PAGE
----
Describe what you believe to be your two most substantial accomplishments to date, explaining why you view them as such.
The above mentioned question brings to memory varied accomplishments at different stages of my career. The first is where I led a major turnaround at ABC (Small-to-medium enterprise business) and the second was during an international student exchange program in the early stages of my career.
On taking charge as Zonal Manager, I realized that morale among the 1200-strong sales staff was abysmally low. We were adding new clients but the confirming collections (account activation and account-related fees) never materialized. Sales personnel were meeting just 3-4 customers per day when the business needed a minimum of 8 “quality interactions”. Traveling, in itself, consumed nearly 60% of their working time. On an immediate basis, the core team was lead towards re-aligning operations – each salesman would now be assigned leads (prospects) closest to his/her area. During various training events, I accompanied salesmen during their client visits. More than 8-10 client calls per day were shown to be possible. My core team was quick to replicate this initial “hand holding” thus creating a positive ripple effect and bringing the average (per person) to 9 calls per day. As a “third front”, a 5-person customer analytics group was quickly mobilized. We were thus able to match the right set of banking solutions – to the right prospects – and customize effectively. The results: A complete turnaround with a 30% increase in client enrollments and 50% increase in sales revenue.
Thus, the 12 months beginning May 2008 concluded with a major entrepreneurial success. In retrospect, it taught me the nuances of facilitating across various functions – right from the details of day-to-day client servicing to developing, pricing, promoting and selling cutting-edge products.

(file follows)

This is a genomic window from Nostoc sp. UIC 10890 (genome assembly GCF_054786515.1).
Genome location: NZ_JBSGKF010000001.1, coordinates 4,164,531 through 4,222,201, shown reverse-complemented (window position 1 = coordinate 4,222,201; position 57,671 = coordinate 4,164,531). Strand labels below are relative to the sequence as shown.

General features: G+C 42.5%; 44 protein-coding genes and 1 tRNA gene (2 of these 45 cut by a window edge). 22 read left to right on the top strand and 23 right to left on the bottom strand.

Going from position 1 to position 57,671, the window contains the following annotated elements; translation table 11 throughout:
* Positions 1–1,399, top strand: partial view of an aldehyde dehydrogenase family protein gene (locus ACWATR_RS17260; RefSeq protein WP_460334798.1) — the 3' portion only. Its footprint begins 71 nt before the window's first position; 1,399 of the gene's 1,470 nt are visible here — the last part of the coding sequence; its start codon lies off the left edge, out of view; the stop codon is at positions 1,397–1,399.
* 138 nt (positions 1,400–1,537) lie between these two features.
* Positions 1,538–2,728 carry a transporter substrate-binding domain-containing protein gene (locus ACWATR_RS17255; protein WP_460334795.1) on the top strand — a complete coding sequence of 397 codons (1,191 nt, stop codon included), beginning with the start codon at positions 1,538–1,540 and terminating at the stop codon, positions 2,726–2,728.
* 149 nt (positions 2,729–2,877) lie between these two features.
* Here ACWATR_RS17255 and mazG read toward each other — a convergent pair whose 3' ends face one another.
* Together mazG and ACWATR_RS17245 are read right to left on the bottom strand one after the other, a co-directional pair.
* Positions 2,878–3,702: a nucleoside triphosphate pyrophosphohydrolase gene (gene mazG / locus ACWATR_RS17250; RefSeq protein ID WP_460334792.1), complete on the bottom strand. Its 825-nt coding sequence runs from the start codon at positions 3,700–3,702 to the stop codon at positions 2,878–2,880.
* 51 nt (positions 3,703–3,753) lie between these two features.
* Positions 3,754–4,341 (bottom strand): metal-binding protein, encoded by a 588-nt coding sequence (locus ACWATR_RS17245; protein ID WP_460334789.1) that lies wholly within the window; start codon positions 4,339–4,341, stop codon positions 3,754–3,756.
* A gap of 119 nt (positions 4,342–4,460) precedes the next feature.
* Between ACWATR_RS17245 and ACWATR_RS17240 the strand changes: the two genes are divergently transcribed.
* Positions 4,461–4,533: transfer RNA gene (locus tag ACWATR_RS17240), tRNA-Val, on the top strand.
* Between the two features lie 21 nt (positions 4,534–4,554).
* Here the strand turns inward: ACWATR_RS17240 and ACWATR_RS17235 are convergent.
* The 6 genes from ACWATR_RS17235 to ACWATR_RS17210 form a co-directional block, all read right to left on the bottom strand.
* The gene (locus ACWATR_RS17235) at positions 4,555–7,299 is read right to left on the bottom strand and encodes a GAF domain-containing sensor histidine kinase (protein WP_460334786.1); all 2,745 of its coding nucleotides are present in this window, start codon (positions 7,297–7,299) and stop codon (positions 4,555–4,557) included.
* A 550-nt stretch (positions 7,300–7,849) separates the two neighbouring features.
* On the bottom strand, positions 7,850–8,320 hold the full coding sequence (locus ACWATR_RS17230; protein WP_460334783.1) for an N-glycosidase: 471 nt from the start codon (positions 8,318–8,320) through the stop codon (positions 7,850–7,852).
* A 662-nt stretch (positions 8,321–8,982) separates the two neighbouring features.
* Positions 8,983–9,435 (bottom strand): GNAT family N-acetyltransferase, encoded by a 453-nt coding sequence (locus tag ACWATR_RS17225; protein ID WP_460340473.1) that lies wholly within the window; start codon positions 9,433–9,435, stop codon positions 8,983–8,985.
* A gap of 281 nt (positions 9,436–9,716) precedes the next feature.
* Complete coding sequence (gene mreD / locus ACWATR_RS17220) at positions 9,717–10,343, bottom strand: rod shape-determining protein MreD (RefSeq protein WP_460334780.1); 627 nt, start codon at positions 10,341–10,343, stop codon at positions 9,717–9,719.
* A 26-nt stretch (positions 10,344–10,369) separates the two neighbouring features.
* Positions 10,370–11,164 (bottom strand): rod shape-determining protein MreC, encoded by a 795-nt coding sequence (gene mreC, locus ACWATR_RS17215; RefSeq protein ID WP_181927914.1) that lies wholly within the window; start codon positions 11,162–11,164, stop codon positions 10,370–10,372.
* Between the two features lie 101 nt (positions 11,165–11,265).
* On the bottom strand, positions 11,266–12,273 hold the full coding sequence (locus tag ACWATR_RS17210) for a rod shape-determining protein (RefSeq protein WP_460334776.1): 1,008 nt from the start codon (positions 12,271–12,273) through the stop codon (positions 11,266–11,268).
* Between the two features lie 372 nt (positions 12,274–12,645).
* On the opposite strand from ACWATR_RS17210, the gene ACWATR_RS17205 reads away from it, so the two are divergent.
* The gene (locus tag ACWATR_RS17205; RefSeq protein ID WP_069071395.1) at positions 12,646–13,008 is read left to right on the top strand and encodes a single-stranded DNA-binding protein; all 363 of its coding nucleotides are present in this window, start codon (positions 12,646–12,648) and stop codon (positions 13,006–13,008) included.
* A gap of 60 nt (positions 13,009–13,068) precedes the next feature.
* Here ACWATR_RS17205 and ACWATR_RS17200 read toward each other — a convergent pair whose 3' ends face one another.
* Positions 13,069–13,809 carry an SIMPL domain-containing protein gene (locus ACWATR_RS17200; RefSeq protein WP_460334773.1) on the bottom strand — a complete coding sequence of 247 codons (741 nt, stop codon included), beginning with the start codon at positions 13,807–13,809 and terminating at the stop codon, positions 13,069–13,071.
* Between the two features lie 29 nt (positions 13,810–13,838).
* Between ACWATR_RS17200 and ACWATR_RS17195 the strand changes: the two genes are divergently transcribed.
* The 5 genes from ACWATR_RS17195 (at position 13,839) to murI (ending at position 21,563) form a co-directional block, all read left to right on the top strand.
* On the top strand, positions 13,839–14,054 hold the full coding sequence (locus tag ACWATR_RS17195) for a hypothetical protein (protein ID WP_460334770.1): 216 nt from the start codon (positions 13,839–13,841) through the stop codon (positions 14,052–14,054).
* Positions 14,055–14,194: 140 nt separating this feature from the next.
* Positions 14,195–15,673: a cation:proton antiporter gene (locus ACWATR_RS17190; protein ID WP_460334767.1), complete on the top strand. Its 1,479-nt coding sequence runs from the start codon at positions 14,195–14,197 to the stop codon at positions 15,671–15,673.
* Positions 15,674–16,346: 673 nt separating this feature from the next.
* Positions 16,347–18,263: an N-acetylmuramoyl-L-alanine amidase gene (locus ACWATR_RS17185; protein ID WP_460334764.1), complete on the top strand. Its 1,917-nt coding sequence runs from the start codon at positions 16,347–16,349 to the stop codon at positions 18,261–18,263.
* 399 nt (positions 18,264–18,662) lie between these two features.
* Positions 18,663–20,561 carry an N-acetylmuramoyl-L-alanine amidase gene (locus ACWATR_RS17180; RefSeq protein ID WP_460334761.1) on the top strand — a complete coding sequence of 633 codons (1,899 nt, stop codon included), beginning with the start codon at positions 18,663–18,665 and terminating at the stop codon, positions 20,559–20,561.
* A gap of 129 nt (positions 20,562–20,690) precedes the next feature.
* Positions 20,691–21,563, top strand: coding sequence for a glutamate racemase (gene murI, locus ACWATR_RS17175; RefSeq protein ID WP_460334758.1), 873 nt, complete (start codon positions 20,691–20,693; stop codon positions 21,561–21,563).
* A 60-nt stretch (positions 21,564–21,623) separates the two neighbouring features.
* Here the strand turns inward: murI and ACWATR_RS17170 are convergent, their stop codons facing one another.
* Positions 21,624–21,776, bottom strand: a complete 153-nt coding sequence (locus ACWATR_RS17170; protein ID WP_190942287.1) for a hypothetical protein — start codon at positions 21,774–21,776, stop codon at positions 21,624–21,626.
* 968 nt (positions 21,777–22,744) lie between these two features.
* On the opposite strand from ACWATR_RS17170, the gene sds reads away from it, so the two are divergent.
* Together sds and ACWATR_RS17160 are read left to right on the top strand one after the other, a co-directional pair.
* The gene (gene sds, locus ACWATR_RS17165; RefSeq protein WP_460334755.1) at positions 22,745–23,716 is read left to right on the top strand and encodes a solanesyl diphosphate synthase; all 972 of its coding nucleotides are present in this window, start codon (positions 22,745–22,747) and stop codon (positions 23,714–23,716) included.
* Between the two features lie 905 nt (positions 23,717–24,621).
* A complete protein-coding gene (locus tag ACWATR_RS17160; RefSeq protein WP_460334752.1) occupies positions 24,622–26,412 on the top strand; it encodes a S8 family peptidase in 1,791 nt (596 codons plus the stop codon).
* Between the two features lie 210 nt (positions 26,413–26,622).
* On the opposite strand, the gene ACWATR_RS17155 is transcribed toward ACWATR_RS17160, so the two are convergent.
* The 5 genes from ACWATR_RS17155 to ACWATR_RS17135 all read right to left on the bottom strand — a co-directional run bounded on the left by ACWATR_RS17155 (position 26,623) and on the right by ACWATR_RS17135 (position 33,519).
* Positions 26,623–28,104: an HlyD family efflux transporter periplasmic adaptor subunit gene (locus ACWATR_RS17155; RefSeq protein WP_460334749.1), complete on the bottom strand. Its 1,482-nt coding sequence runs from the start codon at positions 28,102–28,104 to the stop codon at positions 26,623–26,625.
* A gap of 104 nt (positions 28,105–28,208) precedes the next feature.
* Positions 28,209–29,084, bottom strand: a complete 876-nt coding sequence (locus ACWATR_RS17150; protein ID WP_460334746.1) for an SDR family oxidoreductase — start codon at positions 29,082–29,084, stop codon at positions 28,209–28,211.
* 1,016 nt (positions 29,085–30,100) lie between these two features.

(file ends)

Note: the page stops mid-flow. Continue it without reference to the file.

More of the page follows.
In September 2002 and as a student of management studies (at MDI, India), I was selected for an international student exchange program at the BI, Norwegian School of Mgmt. During the 4-month-long stay, I went on initiate and organize the “India Day” festival – the first of its kind at the university. The day long event showcased various aspects of my country right from its immense cultural diversity to the capital markets. It culminated with an entertaining music extravaganza followed by traditional Indian cuisine. My skills in multi-tasking and time management peaked as I organized the event and simultaneously partnered on a major team presentation the next day.
Miles away from family, I had learnt the basics of self-leadership. I had successfully “managed myself” – right from studies to basic household activities to organizing a cultural extravaganza. Essentially my first step towards leadership, the event always brings in cherished memories of working in a truly global setting.
Four years of intense training led to this moment, and I knew what to do without thinking. As squad commander in the elite Air Force Commando Unit, I served my country during a war. I received notice that a platoon of 50 soldiers was under heavy attack, and my squad had to save them.